Suspected North Korea Drone Photographed US Missile Defense Site

Frederick Owens
June 14, 2017

South Korea said Tuesday a drone believed sent from North Korea had been spying on a USA missile defence system before it crashed.

Key components of the American Terminal High-Altitude Area Defense system, known as THAAD, are in place to protect South Korea from a North Korean missile launch.

The South Korean Defense Ministry on Tuesday released this photo, taken Friday, of a suspected North Korean drone.

South Korean President Moon Jae-in, center, shakes hands with FIFA President Gianni Infantino during their meeting at the presidential Blue House in Seoul, South Korea, Monday, June 12, 2017.

However, North Korea has ignored all calls to halt its programs, which are in violation of United Nations resolutions, conducting dozens of missile launches and testing two nuclear bombs since the beginning of previous year.

South Korean President Moon Jae-in and his administration have been largely critical of the arrival of THAAD systems in his country. North Korea has so far shown no sign of responding, however, instead conducting missile tests at an unprecedented pace in defiance of global sanctions imposed on it. All the while, North Korean leader Kim Jong-un must be laughing into his sleeve.

Prior to her impeachment, President Park Geun-hye's government had approved the THAAD defense system.

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Reuters reports that the drone was similar to a North Korean drone previously discovered on an island near the North/South border in 2014 and was likely acquired through one of North Korea's various front companies in China. China also says the system does nothing to deter North Korea.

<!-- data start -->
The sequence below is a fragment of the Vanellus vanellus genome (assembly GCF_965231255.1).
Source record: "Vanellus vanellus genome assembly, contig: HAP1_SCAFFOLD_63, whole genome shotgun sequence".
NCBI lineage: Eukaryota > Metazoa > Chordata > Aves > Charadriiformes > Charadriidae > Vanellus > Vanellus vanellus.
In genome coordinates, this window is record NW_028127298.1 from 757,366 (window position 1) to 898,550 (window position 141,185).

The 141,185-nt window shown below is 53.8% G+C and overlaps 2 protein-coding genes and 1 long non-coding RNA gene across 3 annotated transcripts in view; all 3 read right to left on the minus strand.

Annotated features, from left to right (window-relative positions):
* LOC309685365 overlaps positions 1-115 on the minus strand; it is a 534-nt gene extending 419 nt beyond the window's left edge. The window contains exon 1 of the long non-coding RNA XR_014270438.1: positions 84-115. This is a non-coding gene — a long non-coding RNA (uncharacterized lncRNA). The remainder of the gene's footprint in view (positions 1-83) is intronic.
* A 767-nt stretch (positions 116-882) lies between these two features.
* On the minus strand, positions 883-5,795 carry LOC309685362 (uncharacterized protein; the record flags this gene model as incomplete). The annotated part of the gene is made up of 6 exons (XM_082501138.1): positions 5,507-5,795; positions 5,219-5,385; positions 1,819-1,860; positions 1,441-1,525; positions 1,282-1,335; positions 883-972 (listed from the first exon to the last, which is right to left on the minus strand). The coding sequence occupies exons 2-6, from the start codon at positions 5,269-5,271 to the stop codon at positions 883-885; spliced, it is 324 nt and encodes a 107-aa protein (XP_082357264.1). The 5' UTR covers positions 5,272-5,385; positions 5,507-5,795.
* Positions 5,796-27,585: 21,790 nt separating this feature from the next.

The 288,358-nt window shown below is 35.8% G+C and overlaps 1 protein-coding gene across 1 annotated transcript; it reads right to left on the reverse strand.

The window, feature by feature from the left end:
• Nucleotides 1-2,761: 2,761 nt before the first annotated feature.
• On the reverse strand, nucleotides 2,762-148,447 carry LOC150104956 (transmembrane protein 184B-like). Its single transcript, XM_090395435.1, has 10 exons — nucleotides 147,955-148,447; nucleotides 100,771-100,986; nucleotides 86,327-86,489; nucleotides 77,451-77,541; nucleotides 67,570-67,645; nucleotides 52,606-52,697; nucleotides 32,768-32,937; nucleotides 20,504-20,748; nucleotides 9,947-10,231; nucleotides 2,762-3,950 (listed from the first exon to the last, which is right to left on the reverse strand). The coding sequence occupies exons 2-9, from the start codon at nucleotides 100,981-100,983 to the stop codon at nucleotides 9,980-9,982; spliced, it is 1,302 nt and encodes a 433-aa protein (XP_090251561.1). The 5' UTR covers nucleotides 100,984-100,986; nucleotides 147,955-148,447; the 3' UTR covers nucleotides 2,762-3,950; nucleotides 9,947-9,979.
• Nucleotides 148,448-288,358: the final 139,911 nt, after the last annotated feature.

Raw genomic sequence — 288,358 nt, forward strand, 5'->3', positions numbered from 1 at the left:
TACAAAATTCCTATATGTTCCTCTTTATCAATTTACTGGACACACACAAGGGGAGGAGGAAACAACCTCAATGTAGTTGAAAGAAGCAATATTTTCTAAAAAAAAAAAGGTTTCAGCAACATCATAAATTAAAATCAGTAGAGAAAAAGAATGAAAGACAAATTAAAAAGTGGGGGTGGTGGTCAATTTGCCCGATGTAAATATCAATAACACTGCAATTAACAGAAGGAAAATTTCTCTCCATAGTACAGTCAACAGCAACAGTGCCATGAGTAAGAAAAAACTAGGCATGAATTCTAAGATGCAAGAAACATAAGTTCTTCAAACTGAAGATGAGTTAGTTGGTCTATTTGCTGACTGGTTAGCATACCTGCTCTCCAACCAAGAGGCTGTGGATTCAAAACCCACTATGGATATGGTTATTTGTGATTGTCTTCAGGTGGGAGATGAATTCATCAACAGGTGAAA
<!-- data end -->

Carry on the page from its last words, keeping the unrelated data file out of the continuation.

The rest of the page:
"We must induce North Korea to change its attitude and ultimately we must find a way to fundamentally resolve North Korea's nuclear and missile threat and maintain peace", he said.

The soldier, who has not been publicly identified, approached a South Korean border guard post and expressed a wish to defect, the ministry said in a statement.

The joint alert from the U.S. Department of Homeland Security and the Federal Bureau of Investigation said that "cyber actors of the North Korean government" had targeted the media, aerospace and financial sectors, as well as critical infrastructure, in the United States and globally.

Speaking at the Federation Internationale de Football Association meeting yesterday, Moon said sport could play a role in easing tensions in the region.

Seoul's former conservative government closed the industrial zone in February 2016 after North Korea tested a long-range rocket in defiance of worldwide sanctions.

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